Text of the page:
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PATTERN AND CORRELATES OF ABNORMAL TUBAL FINDINGS IN HSG STUDY OF WOMEN WITH INFERTILITY IN ENUGU, NIGERIA
*Dr. Samuel I. Udobi, Dr. Augustine C. Onuh, Professor Emmanuel N. Obikili, Dr. Ifeanyichukwu U. Ezebialu, Professor Nelson C. Nwankwo and Professor Samuel O. Mgbor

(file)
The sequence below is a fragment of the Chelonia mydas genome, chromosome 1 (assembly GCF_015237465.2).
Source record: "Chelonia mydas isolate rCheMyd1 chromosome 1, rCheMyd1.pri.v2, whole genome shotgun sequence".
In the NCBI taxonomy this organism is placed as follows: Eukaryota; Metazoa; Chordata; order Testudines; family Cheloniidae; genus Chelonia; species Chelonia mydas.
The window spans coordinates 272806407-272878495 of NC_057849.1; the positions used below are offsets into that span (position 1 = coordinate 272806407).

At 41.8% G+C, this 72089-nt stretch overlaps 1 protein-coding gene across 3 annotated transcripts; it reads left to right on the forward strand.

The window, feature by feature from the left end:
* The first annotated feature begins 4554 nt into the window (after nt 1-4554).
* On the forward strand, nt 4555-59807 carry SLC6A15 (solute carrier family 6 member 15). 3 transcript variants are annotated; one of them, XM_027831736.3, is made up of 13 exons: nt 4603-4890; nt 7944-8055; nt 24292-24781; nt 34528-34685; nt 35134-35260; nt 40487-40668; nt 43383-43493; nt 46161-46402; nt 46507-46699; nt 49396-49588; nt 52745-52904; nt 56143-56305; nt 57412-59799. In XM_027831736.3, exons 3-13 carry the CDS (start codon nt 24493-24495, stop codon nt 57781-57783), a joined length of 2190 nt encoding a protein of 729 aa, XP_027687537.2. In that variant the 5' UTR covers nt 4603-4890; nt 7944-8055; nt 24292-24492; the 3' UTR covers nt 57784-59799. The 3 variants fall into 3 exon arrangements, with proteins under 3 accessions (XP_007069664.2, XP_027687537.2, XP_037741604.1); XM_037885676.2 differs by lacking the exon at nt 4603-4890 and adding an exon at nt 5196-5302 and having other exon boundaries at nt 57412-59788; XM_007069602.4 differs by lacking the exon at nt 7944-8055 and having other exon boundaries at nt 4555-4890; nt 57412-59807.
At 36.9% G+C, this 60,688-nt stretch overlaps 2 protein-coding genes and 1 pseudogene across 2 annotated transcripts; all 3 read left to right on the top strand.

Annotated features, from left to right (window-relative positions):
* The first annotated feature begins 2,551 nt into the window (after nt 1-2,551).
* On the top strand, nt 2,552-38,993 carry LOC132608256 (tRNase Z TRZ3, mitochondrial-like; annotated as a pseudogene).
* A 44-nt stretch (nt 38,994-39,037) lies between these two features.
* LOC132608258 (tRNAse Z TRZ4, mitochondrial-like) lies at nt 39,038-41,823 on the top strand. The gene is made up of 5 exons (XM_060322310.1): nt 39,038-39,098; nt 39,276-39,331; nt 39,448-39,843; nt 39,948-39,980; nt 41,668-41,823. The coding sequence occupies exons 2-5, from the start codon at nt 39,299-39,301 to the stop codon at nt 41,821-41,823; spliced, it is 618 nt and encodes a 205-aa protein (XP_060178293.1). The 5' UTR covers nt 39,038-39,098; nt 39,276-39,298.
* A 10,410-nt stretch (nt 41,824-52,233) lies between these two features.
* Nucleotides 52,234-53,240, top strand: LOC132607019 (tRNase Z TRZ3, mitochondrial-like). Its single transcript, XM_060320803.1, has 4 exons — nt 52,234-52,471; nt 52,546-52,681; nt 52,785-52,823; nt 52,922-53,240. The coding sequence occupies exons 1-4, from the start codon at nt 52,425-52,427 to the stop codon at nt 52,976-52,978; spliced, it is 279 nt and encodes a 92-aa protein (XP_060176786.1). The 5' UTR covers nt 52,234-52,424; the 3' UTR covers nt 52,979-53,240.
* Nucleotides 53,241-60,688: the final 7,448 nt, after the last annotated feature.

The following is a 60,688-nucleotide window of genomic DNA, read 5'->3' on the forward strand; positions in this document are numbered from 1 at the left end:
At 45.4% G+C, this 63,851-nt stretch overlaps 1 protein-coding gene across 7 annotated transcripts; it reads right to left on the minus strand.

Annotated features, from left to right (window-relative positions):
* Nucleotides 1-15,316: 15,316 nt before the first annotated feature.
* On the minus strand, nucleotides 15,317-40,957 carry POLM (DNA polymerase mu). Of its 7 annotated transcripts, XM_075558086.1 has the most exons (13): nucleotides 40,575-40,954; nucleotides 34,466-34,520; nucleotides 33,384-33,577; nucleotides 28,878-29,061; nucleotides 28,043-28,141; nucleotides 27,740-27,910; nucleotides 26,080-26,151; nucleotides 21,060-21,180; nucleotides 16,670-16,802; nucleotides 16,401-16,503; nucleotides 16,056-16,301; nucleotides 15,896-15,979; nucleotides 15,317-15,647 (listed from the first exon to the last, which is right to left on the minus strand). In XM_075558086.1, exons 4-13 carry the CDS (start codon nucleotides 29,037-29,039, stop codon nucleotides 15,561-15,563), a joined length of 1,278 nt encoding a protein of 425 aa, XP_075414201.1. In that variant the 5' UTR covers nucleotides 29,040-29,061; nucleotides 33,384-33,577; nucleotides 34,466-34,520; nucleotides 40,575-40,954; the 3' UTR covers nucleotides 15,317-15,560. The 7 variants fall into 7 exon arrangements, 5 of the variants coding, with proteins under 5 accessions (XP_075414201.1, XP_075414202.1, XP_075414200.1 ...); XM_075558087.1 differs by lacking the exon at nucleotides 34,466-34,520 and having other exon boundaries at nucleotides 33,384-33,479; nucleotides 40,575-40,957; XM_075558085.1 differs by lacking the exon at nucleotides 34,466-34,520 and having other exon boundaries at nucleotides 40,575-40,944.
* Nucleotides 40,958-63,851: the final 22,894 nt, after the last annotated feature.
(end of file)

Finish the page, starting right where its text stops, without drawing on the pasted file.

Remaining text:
Introduction/Background: The fallopian tubes play a vital role in female fertility. Hysterosalpingography (HSG) is a foremost investigation in assessing tubal causes of infertility. The tubal findings may have significant relationships with some clinical features of the subjects. In the available literature, there was a paucity of studies showing such relationships. Objective: To ascertain the pattern of tubal lesions seen with HSG study of women with infertility and test for correlations between these findings and some clinical features of the subjects. Methodology: A prospective descriptive study with 200 subjects and analyzed with SPSS version 21. ? ? 0.05 was considered statistically significant. Results: The tubes were abnormal in 51% of the subjects; with tubal occlusion being the commonest and occurring in 31.5% (bilateral in 16.5%, left unilateral in 6.5%, and right unilateral in 8.5%) and peritubal adhesions occurring in 17% (bilateral in 6.5%, left unilateral in 6.5% and right unilateral in 4.0%), while hydrosalpinges were demonstrated in 2.5% and beaded appearances were seen in 1%. The pairs of age and tubal occlusion, secondary infertility and tubal occlusion, secondary infertility and peritubal adhesions, and history of D&C and peritubal adhesions showed significant correlations (with P values of 0.003, <0.001, <0.001 and 0.023 respectively); while the pairs of age and peritubal adhesions, parity and peritubal adhesions, parity and tubal occlusion, and D&C and tubal occlusion showed no significant correlations. Conclusion: HSG demonstrated tubal causes of female infertility and these correlated well with some clinical presentations of the subjects.[Full Text Article]